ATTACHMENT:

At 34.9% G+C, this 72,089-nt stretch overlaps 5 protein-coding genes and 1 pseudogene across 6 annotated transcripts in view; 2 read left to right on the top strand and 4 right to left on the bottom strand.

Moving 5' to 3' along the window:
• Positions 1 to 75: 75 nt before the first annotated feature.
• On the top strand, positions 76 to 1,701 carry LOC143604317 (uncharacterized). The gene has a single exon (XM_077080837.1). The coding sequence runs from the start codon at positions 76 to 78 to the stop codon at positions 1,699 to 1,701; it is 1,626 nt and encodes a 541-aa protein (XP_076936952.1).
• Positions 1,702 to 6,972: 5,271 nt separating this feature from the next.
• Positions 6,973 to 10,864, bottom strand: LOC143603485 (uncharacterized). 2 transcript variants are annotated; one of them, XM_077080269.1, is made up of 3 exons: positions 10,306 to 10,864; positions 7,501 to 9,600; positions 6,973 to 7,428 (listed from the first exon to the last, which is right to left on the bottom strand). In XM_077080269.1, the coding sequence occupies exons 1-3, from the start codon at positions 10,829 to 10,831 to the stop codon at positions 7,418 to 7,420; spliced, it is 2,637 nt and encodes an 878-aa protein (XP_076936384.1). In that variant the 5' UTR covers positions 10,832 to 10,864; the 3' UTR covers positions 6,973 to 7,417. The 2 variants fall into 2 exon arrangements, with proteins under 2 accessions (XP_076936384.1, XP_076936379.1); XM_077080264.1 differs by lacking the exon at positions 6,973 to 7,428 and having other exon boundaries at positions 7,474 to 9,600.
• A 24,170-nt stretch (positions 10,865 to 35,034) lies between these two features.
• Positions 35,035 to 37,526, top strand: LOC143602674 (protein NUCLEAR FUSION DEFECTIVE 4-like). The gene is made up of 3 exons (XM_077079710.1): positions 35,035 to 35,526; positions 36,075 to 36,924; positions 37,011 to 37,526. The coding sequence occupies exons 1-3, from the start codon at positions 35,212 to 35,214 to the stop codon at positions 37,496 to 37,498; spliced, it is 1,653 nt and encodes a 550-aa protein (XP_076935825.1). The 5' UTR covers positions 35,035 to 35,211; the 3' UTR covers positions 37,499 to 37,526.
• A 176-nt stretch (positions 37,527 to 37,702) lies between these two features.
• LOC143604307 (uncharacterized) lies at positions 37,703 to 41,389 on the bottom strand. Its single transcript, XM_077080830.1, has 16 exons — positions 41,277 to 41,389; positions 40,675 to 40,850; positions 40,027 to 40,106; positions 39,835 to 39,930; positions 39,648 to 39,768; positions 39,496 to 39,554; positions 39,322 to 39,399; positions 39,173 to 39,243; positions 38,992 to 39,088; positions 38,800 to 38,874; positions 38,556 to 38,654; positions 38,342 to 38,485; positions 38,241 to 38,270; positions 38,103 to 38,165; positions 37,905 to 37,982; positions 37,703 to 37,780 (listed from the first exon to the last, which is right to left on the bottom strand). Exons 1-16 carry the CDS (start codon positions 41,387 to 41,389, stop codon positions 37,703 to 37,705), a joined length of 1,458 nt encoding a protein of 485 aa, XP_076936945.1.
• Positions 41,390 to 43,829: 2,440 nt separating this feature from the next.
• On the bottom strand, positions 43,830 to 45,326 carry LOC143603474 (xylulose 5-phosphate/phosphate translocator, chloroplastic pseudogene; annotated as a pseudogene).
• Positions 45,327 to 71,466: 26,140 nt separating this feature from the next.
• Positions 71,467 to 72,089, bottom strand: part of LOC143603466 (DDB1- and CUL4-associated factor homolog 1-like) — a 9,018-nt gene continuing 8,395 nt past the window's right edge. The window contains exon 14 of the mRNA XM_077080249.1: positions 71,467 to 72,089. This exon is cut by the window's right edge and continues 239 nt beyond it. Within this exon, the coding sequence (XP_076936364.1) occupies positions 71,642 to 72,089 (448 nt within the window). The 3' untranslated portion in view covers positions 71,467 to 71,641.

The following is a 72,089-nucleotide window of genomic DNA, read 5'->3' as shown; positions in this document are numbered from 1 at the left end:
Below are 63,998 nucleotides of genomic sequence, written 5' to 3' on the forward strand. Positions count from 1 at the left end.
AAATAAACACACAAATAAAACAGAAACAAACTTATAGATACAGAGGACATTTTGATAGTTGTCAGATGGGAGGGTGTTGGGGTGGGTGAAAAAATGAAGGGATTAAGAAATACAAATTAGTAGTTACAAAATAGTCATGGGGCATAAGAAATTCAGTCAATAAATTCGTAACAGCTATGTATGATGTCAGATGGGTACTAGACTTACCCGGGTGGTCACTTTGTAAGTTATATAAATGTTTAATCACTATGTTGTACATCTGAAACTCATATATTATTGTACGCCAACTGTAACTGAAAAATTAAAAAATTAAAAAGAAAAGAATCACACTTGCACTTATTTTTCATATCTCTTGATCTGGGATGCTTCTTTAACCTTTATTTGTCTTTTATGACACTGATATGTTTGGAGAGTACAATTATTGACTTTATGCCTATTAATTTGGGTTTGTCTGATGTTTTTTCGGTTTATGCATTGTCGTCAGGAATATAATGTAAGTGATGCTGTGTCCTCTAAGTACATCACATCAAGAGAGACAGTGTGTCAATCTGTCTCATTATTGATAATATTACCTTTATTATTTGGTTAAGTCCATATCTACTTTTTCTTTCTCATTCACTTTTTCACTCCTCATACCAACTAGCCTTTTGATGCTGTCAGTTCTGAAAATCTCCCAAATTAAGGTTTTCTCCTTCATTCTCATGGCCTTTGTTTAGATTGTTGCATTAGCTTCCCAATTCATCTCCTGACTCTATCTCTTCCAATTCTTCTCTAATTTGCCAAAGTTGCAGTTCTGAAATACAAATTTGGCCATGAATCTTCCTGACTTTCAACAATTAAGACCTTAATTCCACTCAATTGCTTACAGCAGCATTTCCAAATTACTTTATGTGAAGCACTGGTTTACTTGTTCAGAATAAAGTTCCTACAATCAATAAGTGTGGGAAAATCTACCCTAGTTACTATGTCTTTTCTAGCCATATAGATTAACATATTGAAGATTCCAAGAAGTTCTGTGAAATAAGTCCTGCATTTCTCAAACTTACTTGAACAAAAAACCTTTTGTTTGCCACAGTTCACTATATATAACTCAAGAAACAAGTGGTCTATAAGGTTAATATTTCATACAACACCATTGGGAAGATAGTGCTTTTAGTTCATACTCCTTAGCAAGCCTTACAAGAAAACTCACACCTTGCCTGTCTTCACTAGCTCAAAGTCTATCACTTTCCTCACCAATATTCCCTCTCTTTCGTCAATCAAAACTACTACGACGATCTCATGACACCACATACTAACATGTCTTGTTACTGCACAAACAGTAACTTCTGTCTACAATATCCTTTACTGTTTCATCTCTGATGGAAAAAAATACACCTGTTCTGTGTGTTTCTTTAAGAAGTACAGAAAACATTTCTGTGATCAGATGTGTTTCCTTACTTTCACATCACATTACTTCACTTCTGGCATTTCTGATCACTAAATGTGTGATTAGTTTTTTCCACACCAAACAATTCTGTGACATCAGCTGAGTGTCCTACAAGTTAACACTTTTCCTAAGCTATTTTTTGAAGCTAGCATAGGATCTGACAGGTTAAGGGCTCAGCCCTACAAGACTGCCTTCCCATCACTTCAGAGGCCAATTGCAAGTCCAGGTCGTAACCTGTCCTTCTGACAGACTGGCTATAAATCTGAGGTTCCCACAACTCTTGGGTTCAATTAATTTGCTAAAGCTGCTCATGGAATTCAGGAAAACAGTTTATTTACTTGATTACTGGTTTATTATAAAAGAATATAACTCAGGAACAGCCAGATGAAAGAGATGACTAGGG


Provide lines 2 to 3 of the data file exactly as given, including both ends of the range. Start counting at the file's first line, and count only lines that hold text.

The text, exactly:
Moving 5' to 3' along the window:
• Positions 1 to 75: 75 nt before the first annotated feature.